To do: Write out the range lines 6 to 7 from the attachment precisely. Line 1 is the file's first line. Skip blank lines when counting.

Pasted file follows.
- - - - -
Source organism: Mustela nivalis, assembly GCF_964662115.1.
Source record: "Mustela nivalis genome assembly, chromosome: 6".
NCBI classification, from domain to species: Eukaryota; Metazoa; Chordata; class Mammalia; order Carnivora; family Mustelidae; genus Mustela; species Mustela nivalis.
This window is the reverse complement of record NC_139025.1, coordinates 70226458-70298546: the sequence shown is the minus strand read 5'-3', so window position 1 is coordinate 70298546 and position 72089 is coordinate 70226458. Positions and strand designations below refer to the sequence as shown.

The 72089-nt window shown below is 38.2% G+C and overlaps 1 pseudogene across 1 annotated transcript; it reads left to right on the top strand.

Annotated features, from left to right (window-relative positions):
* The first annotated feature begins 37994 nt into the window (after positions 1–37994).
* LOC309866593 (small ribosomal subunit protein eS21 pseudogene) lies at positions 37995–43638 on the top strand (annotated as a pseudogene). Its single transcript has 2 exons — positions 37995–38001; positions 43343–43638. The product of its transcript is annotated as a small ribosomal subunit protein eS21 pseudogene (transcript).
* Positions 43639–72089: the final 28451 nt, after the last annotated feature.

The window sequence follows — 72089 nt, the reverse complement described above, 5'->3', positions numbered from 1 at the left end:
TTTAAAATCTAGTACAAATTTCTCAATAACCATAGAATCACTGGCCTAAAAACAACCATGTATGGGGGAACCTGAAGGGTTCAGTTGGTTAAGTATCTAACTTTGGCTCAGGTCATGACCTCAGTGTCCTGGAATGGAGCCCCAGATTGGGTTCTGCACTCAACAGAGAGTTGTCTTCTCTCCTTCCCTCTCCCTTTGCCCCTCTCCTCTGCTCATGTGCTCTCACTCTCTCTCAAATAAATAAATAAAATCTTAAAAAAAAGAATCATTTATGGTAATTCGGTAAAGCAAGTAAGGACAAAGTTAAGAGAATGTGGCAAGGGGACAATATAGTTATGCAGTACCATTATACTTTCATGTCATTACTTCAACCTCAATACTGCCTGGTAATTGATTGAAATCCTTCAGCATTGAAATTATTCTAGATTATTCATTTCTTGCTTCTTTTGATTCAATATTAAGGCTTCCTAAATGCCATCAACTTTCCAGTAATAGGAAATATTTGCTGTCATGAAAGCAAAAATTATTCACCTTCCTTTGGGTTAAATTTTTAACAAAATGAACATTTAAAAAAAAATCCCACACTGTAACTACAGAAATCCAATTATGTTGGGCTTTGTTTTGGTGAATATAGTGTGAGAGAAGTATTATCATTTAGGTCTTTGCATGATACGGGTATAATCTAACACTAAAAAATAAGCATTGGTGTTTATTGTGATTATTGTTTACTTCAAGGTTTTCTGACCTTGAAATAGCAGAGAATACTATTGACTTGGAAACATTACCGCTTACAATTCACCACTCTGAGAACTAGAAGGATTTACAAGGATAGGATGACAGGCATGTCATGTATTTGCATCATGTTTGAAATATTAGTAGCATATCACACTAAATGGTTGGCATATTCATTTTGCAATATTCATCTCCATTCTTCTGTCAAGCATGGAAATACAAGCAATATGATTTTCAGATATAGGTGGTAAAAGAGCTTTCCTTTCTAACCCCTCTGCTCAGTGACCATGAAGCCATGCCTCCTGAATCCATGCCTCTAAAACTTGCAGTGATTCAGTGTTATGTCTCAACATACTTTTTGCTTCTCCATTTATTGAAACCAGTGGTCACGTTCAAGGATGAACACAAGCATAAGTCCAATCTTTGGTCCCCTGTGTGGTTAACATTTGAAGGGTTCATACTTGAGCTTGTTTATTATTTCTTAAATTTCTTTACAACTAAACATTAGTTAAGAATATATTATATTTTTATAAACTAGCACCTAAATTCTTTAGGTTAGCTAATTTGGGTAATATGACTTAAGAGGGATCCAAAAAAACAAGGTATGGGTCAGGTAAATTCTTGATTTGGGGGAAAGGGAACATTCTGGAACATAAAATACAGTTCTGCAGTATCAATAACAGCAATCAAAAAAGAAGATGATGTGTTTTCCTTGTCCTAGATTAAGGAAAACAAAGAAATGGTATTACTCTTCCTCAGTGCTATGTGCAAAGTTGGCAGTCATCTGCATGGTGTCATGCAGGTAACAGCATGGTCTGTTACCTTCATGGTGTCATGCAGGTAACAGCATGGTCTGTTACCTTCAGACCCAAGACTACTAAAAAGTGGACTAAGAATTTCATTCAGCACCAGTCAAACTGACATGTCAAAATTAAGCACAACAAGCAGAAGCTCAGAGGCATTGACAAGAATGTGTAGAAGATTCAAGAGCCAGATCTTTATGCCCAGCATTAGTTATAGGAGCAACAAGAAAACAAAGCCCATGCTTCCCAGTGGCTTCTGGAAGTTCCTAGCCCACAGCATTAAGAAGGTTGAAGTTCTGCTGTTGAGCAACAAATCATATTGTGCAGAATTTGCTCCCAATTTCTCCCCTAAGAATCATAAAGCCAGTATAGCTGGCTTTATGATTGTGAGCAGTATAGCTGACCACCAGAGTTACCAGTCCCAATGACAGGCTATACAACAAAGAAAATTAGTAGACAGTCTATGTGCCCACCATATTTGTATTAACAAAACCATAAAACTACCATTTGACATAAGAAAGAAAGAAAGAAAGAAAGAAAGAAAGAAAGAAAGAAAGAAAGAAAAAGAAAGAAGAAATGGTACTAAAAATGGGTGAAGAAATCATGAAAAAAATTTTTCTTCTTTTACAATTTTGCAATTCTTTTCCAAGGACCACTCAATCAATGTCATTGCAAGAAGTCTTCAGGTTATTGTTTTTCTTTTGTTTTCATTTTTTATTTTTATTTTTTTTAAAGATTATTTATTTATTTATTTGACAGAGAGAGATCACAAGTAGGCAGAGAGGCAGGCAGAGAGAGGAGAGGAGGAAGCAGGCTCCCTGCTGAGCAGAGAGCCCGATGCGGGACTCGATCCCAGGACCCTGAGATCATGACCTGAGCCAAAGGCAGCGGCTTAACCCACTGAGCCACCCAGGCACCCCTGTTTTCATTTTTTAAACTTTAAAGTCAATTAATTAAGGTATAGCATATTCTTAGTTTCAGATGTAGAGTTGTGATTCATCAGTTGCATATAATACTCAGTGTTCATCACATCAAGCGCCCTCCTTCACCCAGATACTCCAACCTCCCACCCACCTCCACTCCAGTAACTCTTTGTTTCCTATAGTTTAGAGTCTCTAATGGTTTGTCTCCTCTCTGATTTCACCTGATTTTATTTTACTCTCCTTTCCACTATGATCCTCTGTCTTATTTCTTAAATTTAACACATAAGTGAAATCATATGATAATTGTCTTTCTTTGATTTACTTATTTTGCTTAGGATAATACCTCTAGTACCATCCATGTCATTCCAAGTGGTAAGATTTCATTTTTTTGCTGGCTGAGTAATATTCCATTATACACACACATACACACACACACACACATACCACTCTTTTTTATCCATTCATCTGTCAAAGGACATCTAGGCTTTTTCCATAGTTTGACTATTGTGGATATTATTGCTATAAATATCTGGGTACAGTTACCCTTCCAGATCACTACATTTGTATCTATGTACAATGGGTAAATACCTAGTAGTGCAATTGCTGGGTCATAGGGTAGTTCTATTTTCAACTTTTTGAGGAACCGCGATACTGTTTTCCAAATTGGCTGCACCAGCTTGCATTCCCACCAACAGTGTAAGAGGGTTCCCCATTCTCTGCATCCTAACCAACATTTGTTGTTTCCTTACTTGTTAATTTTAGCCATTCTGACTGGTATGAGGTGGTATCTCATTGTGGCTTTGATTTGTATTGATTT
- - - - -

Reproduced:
Annotated features, from left to right (window-relative positions):
* The first annotated feature begins 37994 nt into the window (after positions 1–37994).